Here a brief summary of the Cortex-M3 processor in which is base the SAM3X8E, taken from Joseph Yiu book "The Definitive Guide to the ARM CORTEX-M3":

Many instructions, including multiplying, are single cycle. Separate data and instruction buses (Harvard architecture) allow simultaneous data and instruction accesses to be performed. Also, up to two instructions can be fetched in one cycle (they share the same memory space). Thanks to the Thumb-2 instruction set feature, there is no need to switch between 32 and 16 instructions that can be used together in one operation state (no state switching overhead). In other words, saving both execution time and instruction space give the Cortex-M3 processor higher performance efficiency.

If you are familiar with the Arduino legacy AVR family (Due, Mega,etc..) you will notice very soon Due's louder roar. Regards!

Paul Stoffregen

Sep 21, 2013, 12:11 pm Last Edit: Sep 21, 2013, 12:51 pm by Paul Stoffregen Reason: 1
The answer is complicated.

It's not at all like AVR, where every instruction always takes a fixed number of cycles and the most complex thing you need to worry about is branches that take 1 extra cycle if the branch happen, or skip instructions that take an extra cycle to skip past a 2-word instruction.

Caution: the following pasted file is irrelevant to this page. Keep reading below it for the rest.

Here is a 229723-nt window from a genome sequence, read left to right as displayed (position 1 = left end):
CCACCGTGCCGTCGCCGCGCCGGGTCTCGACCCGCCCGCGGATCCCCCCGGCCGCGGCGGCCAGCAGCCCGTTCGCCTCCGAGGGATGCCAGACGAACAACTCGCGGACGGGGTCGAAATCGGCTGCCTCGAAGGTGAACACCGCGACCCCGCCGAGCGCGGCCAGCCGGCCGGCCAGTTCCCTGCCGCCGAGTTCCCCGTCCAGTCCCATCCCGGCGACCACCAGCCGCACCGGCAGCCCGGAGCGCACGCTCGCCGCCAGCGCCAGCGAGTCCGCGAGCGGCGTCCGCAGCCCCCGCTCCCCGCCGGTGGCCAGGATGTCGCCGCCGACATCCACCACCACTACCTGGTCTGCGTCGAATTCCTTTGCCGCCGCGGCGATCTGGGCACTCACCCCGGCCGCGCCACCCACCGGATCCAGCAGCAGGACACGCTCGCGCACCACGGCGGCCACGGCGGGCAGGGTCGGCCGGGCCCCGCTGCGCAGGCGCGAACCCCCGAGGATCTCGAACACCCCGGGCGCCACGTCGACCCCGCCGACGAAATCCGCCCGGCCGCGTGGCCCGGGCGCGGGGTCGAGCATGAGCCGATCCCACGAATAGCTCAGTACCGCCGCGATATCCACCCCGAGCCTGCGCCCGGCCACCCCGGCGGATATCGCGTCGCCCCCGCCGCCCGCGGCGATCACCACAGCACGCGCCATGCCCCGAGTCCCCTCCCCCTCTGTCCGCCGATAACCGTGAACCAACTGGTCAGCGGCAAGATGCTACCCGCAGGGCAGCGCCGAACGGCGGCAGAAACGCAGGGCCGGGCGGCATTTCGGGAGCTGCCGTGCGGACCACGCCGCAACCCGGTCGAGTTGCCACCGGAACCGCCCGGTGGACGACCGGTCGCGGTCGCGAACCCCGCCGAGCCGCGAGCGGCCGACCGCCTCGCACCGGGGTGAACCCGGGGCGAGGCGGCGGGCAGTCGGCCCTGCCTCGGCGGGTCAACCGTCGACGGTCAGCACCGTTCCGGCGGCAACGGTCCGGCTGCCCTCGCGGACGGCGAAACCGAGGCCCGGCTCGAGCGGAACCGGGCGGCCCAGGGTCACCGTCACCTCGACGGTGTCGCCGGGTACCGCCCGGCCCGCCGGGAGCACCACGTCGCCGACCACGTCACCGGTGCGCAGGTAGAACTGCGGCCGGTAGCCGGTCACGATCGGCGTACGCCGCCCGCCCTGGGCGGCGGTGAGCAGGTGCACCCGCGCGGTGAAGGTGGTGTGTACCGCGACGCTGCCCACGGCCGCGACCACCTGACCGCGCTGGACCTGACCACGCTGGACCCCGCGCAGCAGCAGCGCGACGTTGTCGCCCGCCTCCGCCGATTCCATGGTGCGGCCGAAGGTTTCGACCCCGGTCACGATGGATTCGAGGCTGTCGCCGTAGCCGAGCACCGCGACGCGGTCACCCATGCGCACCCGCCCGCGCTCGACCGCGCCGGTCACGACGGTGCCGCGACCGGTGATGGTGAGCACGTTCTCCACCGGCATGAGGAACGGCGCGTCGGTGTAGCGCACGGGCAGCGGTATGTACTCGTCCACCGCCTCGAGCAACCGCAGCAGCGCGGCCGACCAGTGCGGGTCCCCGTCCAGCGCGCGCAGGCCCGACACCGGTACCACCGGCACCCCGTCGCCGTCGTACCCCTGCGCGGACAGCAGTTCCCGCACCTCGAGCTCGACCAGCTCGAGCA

ARM is far more complex.

The CPU runs much faster than the flash memory.  Between the slow flash and fast instruction fetching is a small cache implemented within the flash controller, and a small buffer within the CPU.  Often needed data will already be in the buffer.  Most instructions are 16 bits.  The data bus between the CPU and flash is 32 bits.  I believe in the SAM3X the flash bus feeding its cache is 128 bits.  But the cache isn't huge and there can be worst cases where the CPU needs to wait for the slow flash.

On top of that, the bus structure inside the chip allows for multiple bus masters.  So far, it seems most of Due's code uses simple software polling where the CPU is always the bus master.  But the SAM3X has 2 different types of DMA which can request bus access.  The situation is far more involved than just a simple wait state inserted on a single bus.  The CPU has 2 separate buses which feed into a structure of other buses to the various other areas of the chip, which lessens the odds of conflicts.  But when 2 bus masters access the same internal bus, of course one must wait.  I haven't studied the DMA controllers in Due in depth, but I can tell you the DMA that's in Teensy3 has many complex options, including some to trade-off performance vs hogging the bus.  It's very complex.